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Situation Assessment 15 April, 2018

Enhancing Institutional Relations and Overcoming the Blockade

US-Qatar Head of State April 2018 Summit

The Unit for Political Studies

The Unit for Political Studies is the Center’s department dedicated to the study of the region’s most pressing current affairs. An integral and vital part of the ACRPS’ activities, it offers academically rigorous analysis on issues that are relevant and useful to the public, academics and policy-makers of the Arab region and beyond. The Unit for Policy Studies draws on the collaborative efforts of a number of scholars based within and outside the ACRPS. It produces three of the Center’s publication series: Situation Assessment, Policy Analysis, and Case Analysis reports. 


A summit meeting held between the Emir of Qatar Sheikh Tamim Bin Hamad Al Thani, and US President Donald Trump on 10 April, 2018 has marked a turning a turning point in relations between the two sides. It also signaled a meaningful, if gradual, transformation in the attitudes of the latter towards the intra-Gulf crisis which broke out in mid-2017. The two heads of state met against a backdrop of regional turmoil, including the current escalation in Syria and the possibility of the US deciding to reopen talks on the Iranian nuclear program.

Background

With the beginning of the 2017 Gulf crisis Qatar, Trump took a position which appeared favorable to the countries leading the blockade on Qatar. In fact, only one day after four Arab states (Saudi Arabia, Bahrain, the United Arab Emirates and Egypt) decided to cut diplomatic and other ties with Doha, the US president hinted that he had personally influenced the decision to blockade Qatar during a May 2017 visit to Riyadh to meet with the heads of state of the Gulf Cooperation Council[1]. State Department and Pentagon pressure however forced Trump’s hand, leading the White House to change its approach to Doha. As Trump continued to be briefed on the background on the intra-Gulf crisis, and his knowledge of the situation grew more nuanced, his position on the spat between Qatar and her neighbors shifted perceptibly. As observers pointed out, the last few months leading up to the meeting between the Qatari and US heads of state saw a change, with Trump eventually recognizing Qatar’s role as an ally in the fight against terrorism[2]. One source close to the US Administration has also pointed out that the US president is now increasingly sympathetic to Qatar’s stance in the blockade.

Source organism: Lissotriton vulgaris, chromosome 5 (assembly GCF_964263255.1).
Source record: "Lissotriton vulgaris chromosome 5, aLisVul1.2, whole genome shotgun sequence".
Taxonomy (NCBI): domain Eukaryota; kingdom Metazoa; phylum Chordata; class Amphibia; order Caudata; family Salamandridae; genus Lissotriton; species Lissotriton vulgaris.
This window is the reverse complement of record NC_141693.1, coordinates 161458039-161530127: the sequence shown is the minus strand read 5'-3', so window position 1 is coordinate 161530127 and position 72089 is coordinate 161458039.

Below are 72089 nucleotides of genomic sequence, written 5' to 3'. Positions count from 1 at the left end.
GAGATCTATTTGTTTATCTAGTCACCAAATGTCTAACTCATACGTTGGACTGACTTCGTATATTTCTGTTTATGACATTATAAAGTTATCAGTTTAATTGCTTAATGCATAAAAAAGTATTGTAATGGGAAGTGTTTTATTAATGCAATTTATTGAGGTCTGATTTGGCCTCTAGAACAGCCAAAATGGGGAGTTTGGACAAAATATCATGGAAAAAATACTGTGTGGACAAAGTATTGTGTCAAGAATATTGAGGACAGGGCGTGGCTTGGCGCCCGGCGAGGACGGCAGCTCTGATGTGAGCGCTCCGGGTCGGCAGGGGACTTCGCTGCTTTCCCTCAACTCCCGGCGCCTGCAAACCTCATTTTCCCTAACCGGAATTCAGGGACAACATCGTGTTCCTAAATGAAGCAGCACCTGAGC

For Doha, this was also the culmination of a strategy in which it attempted to untangle its relations with Washington from its relations with the countries leading the blockade, which have their own robust alliances with the US. Qatari success came through the country’s ability to work to resolve outstanding conflicts with the US leadership, clearing the path for better relations with the White House.

The first signs of a shift in Trump’s attitude to the Gulf crisis came after a meeting between the US president and the Emir of Qatar on the sidelines of the 72nd Session of the United Nations General Assembly, in September of 2017. In statements released to the press by the White House, Trump spoke of the friendship which tied him to the Emir of Qatar “even before I entered the world of politics”. Pointing out in particular the purchases of weapons and other US-made equipment by Qatar, Trump appeared to put the best foot forward for the multi-faceted relations between Washington and Doha[3].

That meeting between Trump and Sheikh Tamim paved the way for a wider Qatari-US official dialogue in January of the following year. Overseen by the foreign and defense ministers of both countries, Washington and Doha decided to cement this relationship with an agreed upon annual meeting[4]. At the time, analysts tended to agree that by succeeding in convening such a bilateral meeting between the two countries, that Qatar had successfully prevented the countries leading the blockade from isolating Doha among US policymakers. It also worked to warn the four countries which had led the isolation of Qatar against taking up any kind of military adventurism against their neighbor.

Attempts by the blockading states to try to replace the Emir of Qatar with a pretender from within the ruling Al Thani family seem to have backfired, raising the ire of the US leadership. Trump made a concerted effort to declare that Sheikh Tamim was “very popular” among Qataris, undermining attempts by the blockading countries to discredit the Emir of Qatar[5].

Trump Changes his Tune on Qatar

The factors which eventually turned Trump’s position rested on:

  • Growing fears in the US that a failure to address the intra-Gulf crisis would result in wider regional instability, particularly given the prospect for greater involvement by Russia and Iran in Gulf affairs as a result of the tensions between the GCC states. The sense of increasing American inability to resolve the crisis also further accelerated and promoted the role of Turkey as an independent actor in the Syrian crisis.
  • Simultaneously, the Pentagon’s reliance on having a military base at Khor Al Udeid in Qatar grew ever more pressing with rising tensions across the Middle East region. The base, which houses 11,000 US soldiers as well as a command center and a joint operations room is vital to US air force operations in Iraq, Syria, Afghanistan and 18 other countries. The Al Udeid base is also an advance base for United States Central Command, as well as an Air and Space Operations Center.
  • The threat of Iran being able to make greater inroads into Qatar and the region as a result of the crisis in intra-Gulf relations also heightened American desire for a resolution to the conflict and to patch up its own relations with Doha. This was particularly true given Trump’s stated desire to renegotiate the Iran nuclear deal; his advisers were quick to point out that the American president’s seeming bias in favor of the blockading countries was not going to help the cause of containing Iran, or of forming a broad coalition including both Israel and a number of Gulf states in opposition to Tehran[6].